Tokyo Haneda Airport now only 88% domestic flights, down from 97% five years ago

CEO Akbar Al Bakar

Speaking to the press at the launch of Qatar Airways’ daily 787-8 service from Doha on 19 June, CEO Akbar Al Bakar became the latest member of an increasingly international club of airlines serving the airport, including Air France, Lufthansa and Garuda Indonesia which returned to the airport after a 36-year break.

Unlike its global peers of Atlanta, Beijing, London Heathrow and Chicago O’Hare, sitting at the top table of the world’s busiest airports, Tokyo Haneda (fourth busiest in the world) is undergoing a seismic shift in its traffic base in S14. Following in 2010, the opening of a dedicated international terminal in conjunction with the completion of a fourth runway, allowing long-haul flights during the night, in March this year Haneda opened up to long-haul services during the daytime.

The results of this shift are stark. Looking at Innovata schedule data (for week commencing 23 June) in 2014 the airport offers services from 23 carriers on non-stop routes to 25 airports in 17 countries. Rewind five years and the counts are very different, with Haneda only being served by six airlines (Shanghai Airlines, Japan Airlines, Korean Air Lines, China Eastern Airlines, All Nippon Airways and Asiana Airlines) on four non-stop destinations (Hong Kong, Seoul (Gimpo and Incheon) and Shanghai Hongqiao) in three countries (Hong Kong, China and Korea).

Top 12 country markets Tokyo Haneda Share of weekly seats

Source: Innovata / Diio Mi w/c 23 June.

Five years ago, 97.1% of Haneda’s flights and 96.5% of seats were flown on domestic routes. As a result of the opening up of the Tokyo airport earlier this year, international route figures have increased markedly to 11.7% of flights and 13.1% of seats.

The start of the S14 season signalled a wave of new routes from new airlines and incumbents alike from Haneda. Dominant players ANA and JAL increased their international presence on 30 March with the start of services to Hanoi, Jakarta, London Heathrow, Manila, Munich, Paris CDG, Vancouver (ANA) and Ho Chi Minh City and London Heathrow (JAL).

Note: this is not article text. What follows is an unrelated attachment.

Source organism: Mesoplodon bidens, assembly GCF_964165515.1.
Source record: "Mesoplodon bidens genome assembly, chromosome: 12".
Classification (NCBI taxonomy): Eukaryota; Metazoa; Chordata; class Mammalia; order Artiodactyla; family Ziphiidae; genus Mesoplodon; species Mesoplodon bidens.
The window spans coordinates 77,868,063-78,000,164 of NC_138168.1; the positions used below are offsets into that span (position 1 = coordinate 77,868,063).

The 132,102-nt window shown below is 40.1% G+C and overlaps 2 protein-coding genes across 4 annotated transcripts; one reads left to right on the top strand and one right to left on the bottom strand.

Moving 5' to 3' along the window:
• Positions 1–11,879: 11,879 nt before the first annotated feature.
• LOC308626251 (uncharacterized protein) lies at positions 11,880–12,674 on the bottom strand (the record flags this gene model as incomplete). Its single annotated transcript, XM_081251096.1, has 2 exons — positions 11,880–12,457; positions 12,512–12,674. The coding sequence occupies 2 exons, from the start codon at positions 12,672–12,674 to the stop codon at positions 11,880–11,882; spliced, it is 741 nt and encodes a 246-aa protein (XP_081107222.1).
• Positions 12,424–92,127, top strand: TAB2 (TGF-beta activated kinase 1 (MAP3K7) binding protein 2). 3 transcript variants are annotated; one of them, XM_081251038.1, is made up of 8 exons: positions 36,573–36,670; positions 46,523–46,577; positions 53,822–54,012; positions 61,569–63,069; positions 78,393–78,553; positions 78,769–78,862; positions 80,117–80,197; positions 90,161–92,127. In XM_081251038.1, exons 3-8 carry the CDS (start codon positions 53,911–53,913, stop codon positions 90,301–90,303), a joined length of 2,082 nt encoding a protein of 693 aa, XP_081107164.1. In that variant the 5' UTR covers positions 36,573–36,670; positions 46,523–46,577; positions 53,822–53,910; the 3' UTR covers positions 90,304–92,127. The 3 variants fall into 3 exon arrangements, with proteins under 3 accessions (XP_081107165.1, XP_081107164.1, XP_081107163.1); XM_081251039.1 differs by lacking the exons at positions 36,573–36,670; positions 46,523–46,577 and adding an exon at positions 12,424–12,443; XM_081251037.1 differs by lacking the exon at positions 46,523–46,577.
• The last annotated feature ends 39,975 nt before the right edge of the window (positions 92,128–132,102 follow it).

Chart: Top 12 airlines at Tokyo Haneda  Weekly seats on international services

Source: Innovata / Diio Mi w/c 23 June.

Air France, which started 10 times weekly services from Paris CDG on 30 March (and now operates the city pair double daily), returned to the airport after a hiatus that stretched from 1978, when its international flights were moved from Haneda to Tokyo Narita. It was the same story for Lufthansa with its Frankfurt service, while on 15 June, after a similar break in services, Garuda Indonesia also returned to Haneda and began daily A330-300 flights from Jakarta.

More international services to come

Looking ahead, using anna.aero’s New Route Database, there are still more international routes to come which will further decrease the amount of domestic traffic at Haneda. While Hanoi and San Francisco are already served from Haneda, by All Nippon Airways and Japan Airlines respectively, Toronto Pearson will be a new destination available from the airport when it launches on 2 July. Air Canada will also be a new airline at Haneda, with its Toronto route switching from Narita, while existing routes from Vancouver and Calgary will remain at Narita. Vietnam Airlines will also be new to Haneda, however its existing Narita flights to Hanoi and Ho Chi Minh City will be added to by a four times weekly service to Da Nang flights on 16 July. The 8,306-kilometre sector from San Francisco will be United Airlines’ first Haneda flights, and will see its twice-daily operation into Narita reduced to daily as a result.

Launch date Airline From Aircraft (WF)
1 Jul Vietnam Airlines Hanoi (HAN) A321 (7)
2 Jul Air Canada Toronto (YYZ) B788 (7)
28 Oct United Airlines San Francisco (SFO) B777 (7)
Source: anna.aero’s New Route Database.

Comments

  1. Paul says:

    It’s not a surprise that airlines would prefer to use Haneda as opposed to Narita. Arriving into Haneda puts you right in Tokyo whereas arriving at Narita means an hour long bus journey into the capital. I wouldn’t be surprised if ANA shifted all their operations to Haneda rather than Narita.

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